A support, time and recovery (STR) worker helps adults and young people with mental health problems or a learning disability. By offering practical support and advice, they are improving people's lives across the local community.
Training and qualifications required
There are no set entry requirements to become a support, time and recovery worker. However, employers ask for a qualification in healthcare and/or relevant experience - and may ask specifically for experience of mental health services. Employers also expect good literacy and numeracy. They may ask for GCSEs or equivalent. As an STR worker, you will go through an induction programme. You will have ongoing training to keep your skills and knowledge up to date. You may work towards a qualification in mental health at level 2 or 3.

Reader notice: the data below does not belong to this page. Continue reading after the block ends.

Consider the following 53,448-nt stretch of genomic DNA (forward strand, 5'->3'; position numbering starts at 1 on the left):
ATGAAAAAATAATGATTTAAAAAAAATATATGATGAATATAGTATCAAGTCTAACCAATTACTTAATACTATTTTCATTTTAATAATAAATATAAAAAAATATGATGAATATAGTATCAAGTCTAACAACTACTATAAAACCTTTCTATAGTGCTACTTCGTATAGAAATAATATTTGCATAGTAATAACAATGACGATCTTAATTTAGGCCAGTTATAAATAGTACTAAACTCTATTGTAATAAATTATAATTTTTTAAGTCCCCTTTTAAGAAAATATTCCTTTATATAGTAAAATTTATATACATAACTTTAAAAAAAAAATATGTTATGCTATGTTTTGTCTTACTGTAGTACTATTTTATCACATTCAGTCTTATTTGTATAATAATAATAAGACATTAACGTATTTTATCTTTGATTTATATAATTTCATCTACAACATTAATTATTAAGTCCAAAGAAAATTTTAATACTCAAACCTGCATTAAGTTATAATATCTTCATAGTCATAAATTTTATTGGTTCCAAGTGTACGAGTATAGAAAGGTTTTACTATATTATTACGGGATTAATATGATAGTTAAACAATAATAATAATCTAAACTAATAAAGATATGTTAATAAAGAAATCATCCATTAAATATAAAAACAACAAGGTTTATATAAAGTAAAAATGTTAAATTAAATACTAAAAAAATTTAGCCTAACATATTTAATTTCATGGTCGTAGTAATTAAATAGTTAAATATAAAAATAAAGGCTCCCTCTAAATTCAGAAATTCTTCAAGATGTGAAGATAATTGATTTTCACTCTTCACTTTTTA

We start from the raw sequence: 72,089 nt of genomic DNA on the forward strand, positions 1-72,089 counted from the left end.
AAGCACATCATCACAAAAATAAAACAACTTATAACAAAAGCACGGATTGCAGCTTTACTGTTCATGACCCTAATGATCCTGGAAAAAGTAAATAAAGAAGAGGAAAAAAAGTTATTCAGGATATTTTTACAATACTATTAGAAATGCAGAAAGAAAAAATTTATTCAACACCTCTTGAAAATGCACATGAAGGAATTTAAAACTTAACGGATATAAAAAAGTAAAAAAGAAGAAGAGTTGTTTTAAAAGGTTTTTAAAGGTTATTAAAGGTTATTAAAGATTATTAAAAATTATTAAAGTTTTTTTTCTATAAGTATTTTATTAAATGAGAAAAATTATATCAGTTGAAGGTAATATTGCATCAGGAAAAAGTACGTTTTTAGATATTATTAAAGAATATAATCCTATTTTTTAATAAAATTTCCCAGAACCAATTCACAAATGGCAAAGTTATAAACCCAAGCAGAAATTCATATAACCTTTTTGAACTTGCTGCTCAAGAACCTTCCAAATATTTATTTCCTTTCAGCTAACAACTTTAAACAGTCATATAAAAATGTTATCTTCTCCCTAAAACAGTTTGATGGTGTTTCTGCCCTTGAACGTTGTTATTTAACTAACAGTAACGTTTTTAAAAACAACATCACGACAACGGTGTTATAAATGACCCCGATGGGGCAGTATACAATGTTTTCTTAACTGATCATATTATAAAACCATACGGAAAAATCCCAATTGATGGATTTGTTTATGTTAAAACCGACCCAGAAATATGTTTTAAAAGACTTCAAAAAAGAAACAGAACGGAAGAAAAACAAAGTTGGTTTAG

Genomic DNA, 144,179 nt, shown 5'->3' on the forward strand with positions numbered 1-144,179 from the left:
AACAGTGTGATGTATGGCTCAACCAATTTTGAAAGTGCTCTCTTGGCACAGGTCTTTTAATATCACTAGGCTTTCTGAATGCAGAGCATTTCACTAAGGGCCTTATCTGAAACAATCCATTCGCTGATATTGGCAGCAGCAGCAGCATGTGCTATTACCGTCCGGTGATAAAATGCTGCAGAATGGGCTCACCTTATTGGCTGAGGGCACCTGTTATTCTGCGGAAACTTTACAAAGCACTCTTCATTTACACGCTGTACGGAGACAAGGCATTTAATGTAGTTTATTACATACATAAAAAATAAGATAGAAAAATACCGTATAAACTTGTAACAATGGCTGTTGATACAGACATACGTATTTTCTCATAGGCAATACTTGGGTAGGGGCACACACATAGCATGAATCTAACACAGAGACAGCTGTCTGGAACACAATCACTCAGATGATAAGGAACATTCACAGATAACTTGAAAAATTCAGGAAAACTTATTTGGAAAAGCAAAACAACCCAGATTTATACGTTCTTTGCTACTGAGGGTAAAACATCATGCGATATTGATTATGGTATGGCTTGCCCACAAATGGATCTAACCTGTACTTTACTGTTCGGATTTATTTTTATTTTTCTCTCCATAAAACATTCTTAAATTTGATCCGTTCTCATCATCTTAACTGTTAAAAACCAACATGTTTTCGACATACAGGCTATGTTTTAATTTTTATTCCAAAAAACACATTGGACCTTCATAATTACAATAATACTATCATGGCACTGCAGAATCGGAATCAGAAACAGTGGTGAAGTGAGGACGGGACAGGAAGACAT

Expected working hours and salary range
Support, time and recovery workers working in the NHS are paid on the Agenda for Change (AfC) pay system. You would typically start on AfC band 3. With further training and experience, you could apply for more senior positions at bands 4 and above. STR workers work standard hours of around 37.5 a week. They often work shifts, which could involve nights, early starts, evenings and weekends. Terms and conditions will usually be different for STR workers working outside of the NHS.
Desirable skills and values
STR workers need to be willing to work with people with challenging behaviour, able to motivate people to make changes in their lives, accepting of other peoples lifestyles, understanding of people with mental health issues, flexible and adaptable to deal with unpredictable situations, resilient and able to remain calm in stressful situations. They also need very good communication skills (including listening), accurate report-writing skills, practical skills for everyday living and problem-solving skills.
You could apply to train as an assistant practitioner or with necessary qualifications, as a mental health nurse or for a career in the psychological therapies.